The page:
Although the trial of Demjanjuk shed light on the crimes of National Socialism, it left many decisive questions unanswered. Dumjanjuk died shortly after his conviction in May 2011, before the sentence of five years imprisonment for assisting in the murder of 28,000 Jews in Sobibor went into force.

A major problem in the trial of Demjanjuk was that most of those chiefly responsible for the Nazi crimes and those who assisted them were never brought before the courts in post-war Germany. Many of those responsible in the judiciary, intelligence services and police continued to be active in the federal republic without interruption, and without being held to account for their actions.

In the 1960s and 1970s, only half of the SS men prosecuted in the Sobibor trials were convicted. The camp’s chief at the time received a life-long custodial sentence, and the others imprisonment of between three and eight years.

German novelist Hans Fallada’s nazi prison diary


This video about nazi Germany is called EVERY MAN DIES ALONE, by Hans Fallada.

By Sue Turner in Britain:

A tortured soul in the face of terror

Thursday 16th October 2014

The 1944 prison diary of German novelist Hans Fallada reveals a man torn between his conscience and the diktats of the nazi regime, says SUE TURNER, and he paid a heavy price for it

IN SEPTEMBER 1944 the novelist Hans Fallada finds himself, not for the first time, inside a German psychiatric prison.

Believing that the war is entering its final disastrous phase, with the nazis increasing their reign of terror at home and the Allies closing in on all fronts, he feels compelled to reflect on the nazi years and so begins to write his prison diary.

“I know I am crazy,” he states. “I’m risking not only my own life, but the lives of many people I’m writing about.”

In just two weeks, at breakneck speed, he tries to write himself free of the horrors of the previous 11 years.

Under the eyes of the guards he unburdens his resentment and hatred of the nazis. He writes about friends and colleagues, those who suffered under the regime and those who collaborated.

Using a tiny script, he turns the paper around, writing between the lines in different directions. He uses abbreviations to disguise the content and finally smuggles the manuscript out on a home visit. It is now published in Britain for the first time as A Stranger in My Own Country.

Fallada (1893-1947) became addicted to painkillers as an adolescent after he was run over by a cart and kicked in the face by the horse. He survived a bungled suicide pact in 1911, although he shot his friend dead.

By the time he became an adult he was an alcoholic, a drug addict, an embezzler, a depressive and a suicide risk. He also became a best-selling author.

His novels document the lives of ordinary people as they struggle with life in a Germany hit by unemployment, inflation and the rise of fascism.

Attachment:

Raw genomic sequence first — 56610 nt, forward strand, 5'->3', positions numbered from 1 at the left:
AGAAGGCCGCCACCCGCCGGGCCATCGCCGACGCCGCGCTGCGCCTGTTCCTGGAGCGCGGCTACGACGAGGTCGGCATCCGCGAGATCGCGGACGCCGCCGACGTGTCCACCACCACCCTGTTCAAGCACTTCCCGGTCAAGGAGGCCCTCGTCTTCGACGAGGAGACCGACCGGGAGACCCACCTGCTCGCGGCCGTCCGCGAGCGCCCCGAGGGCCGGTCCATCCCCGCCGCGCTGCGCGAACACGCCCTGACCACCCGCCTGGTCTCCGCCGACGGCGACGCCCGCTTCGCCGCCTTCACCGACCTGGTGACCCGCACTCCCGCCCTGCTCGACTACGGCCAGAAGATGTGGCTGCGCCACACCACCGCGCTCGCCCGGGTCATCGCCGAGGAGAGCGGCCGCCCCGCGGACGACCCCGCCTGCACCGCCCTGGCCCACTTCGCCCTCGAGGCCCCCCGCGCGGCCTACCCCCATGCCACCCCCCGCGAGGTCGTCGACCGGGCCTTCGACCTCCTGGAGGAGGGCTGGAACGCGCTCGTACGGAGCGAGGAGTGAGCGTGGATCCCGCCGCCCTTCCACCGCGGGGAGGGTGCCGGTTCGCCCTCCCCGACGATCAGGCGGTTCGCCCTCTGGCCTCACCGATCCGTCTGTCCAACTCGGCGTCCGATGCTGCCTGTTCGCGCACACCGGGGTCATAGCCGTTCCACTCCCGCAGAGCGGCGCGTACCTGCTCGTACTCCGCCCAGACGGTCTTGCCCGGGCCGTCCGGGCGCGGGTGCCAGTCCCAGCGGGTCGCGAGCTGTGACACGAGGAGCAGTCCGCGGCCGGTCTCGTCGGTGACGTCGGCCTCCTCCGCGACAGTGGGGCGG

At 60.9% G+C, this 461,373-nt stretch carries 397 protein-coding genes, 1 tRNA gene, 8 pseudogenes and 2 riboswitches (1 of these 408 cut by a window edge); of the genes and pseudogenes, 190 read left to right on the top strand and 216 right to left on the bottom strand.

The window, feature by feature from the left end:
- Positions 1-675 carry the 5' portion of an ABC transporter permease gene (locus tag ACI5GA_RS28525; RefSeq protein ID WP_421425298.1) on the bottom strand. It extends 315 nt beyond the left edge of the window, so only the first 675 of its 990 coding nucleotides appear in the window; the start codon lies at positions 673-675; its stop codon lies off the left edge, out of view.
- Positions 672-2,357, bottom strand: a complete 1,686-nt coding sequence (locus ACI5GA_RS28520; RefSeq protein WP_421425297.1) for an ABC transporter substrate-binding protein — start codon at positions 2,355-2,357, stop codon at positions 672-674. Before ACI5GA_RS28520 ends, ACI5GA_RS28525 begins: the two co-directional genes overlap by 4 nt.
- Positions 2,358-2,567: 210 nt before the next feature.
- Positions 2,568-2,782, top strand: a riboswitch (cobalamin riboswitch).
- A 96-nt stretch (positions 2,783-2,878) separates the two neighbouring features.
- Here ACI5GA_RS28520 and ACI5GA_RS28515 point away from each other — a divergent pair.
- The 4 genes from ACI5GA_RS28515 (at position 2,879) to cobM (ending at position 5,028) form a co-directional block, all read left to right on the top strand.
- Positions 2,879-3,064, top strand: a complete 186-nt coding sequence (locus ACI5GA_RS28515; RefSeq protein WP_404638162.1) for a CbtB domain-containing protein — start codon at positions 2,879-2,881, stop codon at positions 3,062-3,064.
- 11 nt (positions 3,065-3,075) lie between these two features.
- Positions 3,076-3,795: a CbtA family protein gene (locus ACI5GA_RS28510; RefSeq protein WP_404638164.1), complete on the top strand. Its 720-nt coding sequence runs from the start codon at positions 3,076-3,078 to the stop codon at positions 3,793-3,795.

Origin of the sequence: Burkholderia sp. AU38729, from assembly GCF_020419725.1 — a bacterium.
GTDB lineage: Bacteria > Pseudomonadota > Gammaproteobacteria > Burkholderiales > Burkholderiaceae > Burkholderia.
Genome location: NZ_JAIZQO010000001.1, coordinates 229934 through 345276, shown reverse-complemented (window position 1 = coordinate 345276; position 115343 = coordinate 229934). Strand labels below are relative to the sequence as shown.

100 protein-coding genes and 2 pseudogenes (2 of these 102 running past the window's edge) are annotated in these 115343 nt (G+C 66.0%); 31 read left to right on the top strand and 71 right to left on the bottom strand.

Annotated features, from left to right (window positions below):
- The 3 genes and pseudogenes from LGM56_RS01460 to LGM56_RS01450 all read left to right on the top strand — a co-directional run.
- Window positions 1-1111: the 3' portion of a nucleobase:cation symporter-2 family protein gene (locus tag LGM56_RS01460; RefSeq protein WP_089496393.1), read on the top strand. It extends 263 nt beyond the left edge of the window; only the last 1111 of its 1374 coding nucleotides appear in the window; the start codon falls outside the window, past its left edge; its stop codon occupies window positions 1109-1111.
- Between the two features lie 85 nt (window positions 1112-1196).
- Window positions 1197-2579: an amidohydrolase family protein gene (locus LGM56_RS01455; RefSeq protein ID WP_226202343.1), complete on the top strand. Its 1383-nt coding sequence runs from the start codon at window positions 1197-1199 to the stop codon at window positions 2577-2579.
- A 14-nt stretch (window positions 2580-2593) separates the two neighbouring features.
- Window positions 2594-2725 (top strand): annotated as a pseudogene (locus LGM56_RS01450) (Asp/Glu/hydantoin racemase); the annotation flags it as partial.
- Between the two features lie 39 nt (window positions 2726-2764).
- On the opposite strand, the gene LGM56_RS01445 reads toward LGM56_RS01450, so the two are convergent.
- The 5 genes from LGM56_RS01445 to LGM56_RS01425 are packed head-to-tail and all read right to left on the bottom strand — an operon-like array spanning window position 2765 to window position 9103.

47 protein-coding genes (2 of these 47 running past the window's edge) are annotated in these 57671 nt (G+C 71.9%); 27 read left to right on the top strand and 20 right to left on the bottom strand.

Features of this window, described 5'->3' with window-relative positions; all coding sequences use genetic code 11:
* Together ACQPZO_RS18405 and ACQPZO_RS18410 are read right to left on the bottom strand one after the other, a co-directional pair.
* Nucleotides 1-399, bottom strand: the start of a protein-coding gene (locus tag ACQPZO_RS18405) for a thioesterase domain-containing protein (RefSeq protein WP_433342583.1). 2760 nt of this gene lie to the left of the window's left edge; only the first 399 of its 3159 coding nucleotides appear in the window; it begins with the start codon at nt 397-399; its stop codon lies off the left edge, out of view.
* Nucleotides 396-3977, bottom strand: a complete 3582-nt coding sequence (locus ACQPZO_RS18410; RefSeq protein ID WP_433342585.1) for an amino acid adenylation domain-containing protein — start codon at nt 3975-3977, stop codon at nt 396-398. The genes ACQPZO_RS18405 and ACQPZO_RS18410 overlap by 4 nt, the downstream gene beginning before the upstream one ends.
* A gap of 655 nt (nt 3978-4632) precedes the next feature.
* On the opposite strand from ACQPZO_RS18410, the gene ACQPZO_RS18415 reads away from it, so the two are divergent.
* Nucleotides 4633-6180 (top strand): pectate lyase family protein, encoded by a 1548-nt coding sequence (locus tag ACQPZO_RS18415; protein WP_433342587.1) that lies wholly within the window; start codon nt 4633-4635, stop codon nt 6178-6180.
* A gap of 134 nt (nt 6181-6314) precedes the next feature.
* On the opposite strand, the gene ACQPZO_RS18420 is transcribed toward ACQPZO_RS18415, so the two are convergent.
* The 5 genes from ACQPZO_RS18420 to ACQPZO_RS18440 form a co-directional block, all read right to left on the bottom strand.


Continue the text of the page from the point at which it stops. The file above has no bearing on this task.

Little Man, What Now?, published in 1932 when four out of 10 German workers were unemployed, tells the story of a young couple fighting to keep their heads above water.

Fallada gives a voice to these half-hidden victims of a society that kept them on the edge of starvation. Rather than making the context of the novel explicit, he concentrates on the detail of their daily lives, leaving the reader to connect this with the wider political picture.

Fifty provincial newspapers serialised the book and it was made into a Hollywood film by Jewish producers, thus bringing Fallada to the attention of the nazis.

In 1935 he was declared an “undesirable author.”

As opponents of nazism made plans to flee abroad, Fallada made the fateful decision to remain in Germany, explaining that: “I could never write in another language, nor live in any other place than Germany.”

He felt he should defend his homeland from violent nationalism from within, rather than “slink away to a life of ease in comfortable exile” like Thomas Mann and Bertholt Brecht. The former’s attitude to the notion of Fallada’s internal exile was scathing. “Books published in Germany between 1933 and 1945 are less than worthless. The smell of blood and infamy clings to them,” he wrote.

Inevitably, Fallada found himself compromising with the regime in the shape of the nazi propaganda minister Joseph Goebbels and he spent time in and out of psychiatric units as a result of the stress.

After the war he settled in the eastern sector of Berlin and the Soviet administration appointed him interim mayor of Feldberg.

He was given the Gestapo files of a working-class Berlin couple, the Hampels, who were beheaded in 1943 for distributing postcards denouncing the nazis. In 1947 Fallada used their story as a basis for Alone in Berlin, the novel that redeemed him.

His fictional couple the Quangels follow the same course as the Hampels — individual resistance which is brave and dogged yet ultimately doomed. Primo Levi called it “the greatest book ever written about German resistance to the nazis.”

That same year, weakened by drink and drugs, Fallada died of a heart attack. He was 53.